“This is something new and different,” he said. “During the next six months to a year, we’ll see what the new arrivals end up doing. Running a restaurant and really making money is hard, because there’s a lot of competition—but especially when you’re competing in the exact same field.”
It would be reasonable for all of the Nashville hot chicken restaurants to initially connect with Indianapolis consumers, Gillis said.
“It’s great to have options,” he said. “But for the regular consumer who’s tried them all, if that’s what you want to do, you’re going to pick your favorite and that’s where you’re going to eat.”
When Dave’s Hot Chicken opens at the former Broad Ripple site of Noodles & Co., the restaurant will be less than a block from a Joella’s Hot Chicken location.
Bitticks said his company is prepared to compete for customers.
“If the food is really good, the rest just falls into place,” he said. “For Dave’s, it’s our winning formula. The quality of the food is great, and it tastes great.”
Grub House owner Williams, who sells a Philadelphia-themed chicken sandwich featuring green peppers, onions, banana peppers, jalapeno peppers, provolone cheese and a house sauce, said she’s not necessarily a fan of the influx of chicken-themed restaurants.
“I feel like we have chicken,” she said. “So, we’re getting more of what Indianapolis already has. Indianapolis is missing so much more. But we’re getting more chicken.”
There’s evidence, though, that Indianapolis residents can’t get enough.
On Thursday, Chick-fil-A opened a restaurant at 10 E. Washington St., less than a block from a popular Chick-fil-A inside Circle Centre Mall. The Atlanta-based company has more than 30 restaurants in central Indiana.
KFC, founded by Indiana native Harland Sanders, has served chicken to central Indiana customers for decades. Miami-based Popeyes Louisiana Kitchen has more than a dozen locations in the Indianapolis area, and Atlanta-based Church’s Chicken operates nine restaurants in Indianapolis. Also, Zaxby’s, a Georgia-based company that specializes in chicken fingers, has five local restaurants.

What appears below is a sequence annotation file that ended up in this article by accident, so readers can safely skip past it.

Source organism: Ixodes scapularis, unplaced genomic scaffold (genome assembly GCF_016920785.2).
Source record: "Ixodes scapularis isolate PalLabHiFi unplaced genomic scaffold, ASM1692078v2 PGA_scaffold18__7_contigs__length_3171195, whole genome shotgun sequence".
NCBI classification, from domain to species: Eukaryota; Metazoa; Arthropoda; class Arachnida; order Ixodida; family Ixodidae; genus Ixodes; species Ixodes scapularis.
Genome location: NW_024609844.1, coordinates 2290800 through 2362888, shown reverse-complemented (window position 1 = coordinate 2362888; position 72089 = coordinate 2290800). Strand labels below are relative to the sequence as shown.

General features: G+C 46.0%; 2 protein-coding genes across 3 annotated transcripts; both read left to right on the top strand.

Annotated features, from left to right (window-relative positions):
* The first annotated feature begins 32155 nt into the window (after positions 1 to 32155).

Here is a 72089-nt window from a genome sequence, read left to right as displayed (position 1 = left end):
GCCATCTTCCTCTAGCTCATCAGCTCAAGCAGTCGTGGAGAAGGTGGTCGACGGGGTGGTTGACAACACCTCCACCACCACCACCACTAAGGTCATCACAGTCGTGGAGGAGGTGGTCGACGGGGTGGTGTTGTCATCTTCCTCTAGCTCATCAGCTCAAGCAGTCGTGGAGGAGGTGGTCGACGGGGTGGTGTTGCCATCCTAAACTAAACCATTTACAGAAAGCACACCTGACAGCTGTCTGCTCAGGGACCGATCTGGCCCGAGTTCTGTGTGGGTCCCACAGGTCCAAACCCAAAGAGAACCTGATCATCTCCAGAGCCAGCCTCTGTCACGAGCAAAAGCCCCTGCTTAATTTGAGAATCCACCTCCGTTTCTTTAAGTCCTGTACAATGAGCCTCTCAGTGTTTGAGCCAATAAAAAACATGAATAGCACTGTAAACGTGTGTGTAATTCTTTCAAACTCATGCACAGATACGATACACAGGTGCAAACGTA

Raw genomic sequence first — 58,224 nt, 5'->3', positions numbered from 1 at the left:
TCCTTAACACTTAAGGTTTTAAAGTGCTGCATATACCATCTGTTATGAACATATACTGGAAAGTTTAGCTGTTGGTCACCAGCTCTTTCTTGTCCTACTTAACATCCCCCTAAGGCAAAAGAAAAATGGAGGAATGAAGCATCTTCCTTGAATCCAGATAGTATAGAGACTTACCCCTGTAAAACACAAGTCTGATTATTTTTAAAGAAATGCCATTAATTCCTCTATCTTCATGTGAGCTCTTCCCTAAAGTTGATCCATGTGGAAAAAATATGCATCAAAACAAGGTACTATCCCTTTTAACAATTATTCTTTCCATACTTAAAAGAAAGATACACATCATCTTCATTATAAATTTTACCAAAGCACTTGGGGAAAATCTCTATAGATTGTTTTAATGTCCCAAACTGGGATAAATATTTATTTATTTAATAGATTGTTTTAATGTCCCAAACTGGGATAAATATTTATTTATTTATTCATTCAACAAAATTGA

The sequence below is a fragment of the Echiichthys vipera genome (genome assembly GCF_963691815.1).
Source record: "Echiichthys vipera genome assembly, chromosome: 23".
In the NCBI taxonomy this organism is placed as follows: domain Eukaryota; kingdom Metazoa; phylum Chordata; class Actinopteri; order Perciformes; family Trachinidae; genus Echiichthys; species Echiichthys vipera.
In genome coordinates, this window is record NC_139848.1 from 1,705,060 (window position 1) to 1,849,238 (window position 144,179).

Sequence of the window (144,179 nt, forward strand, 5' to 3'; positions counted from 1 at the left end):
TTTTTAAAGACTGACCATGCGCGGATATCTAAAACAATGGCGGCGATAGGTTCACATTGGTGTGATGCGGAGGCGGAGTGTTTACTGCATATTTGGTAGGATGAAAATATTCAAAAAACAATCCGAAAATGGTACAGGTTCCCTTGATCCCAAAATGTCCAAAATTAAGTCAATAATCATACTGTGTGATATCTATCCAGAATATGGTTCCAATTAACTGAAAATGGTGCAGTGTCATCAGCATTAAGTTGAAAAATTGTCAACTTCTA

Still, more are coming, including Raising Cane’s Chicken Fingers, a Louisiana-based company founded in 1996 that ranked No. 33 on this year’s Technomic Top 500 Chain Restaurant Report.
The chain has about 640 restaurants in more than 30 states. It added 52 locations in 2020, 69 in 2021, and is on pace to open about 100 this year—with at least 40 open so far.
The restaurant is now advertising for managers to oversee restaurants in Noblesville and Avon that will open late this year.
Dave’s Hot Chicken executive Bitticks refers to Raising Cane’s as a “20-year overnight success.”
Chicken fingers, fashioned from tenders, are popular among youngsters who aren’t the most adventurous about trying new foods.
“I have four kids, and two of my sons are nothing-but-tenders types of guys,” Bitticks said. “Tenders taste good, and they’re pretty basic and easy to serve.”
On the Circle
Chicken & Beer Fest co-founder Houser said ease of preparation is the reason Ale Emporium will serve tenders instead of wings at the festival.
The restaurant’s famed Hermanaki sauce, devised by Ale Emporium’s Herman Perryman, will be applied to the tenders.
Other high-profile vendors include a combination Milktooth/Beholder booth and pizza specialist King Dough.
Admission to the 3-7 p.m. festival is $35 or $45 for VIP tickets. General admission tickets include four chicken samples and five beer samples. VIP tickets include early admission at 2 p.m., six chicken samples and five beer samples.
A hot-wing-eating contest will be held on a stage, where DJs Space Bunz and Annie D will provide a soundtrack for the festival.
Houser said this weekend’s Gen Con event at the Indiana Convention Center might help drive turnout for Chicken & Beer Fest.
“I’m not saying we’re dependent or contingent on Gen Con traffic, but if you’re walking around downtown, you probably will hit the Circle,” Houser said. “You might smell some food, and you’re going to say, ‘What is that?’ And we’ll get some walk-up curiosity.”•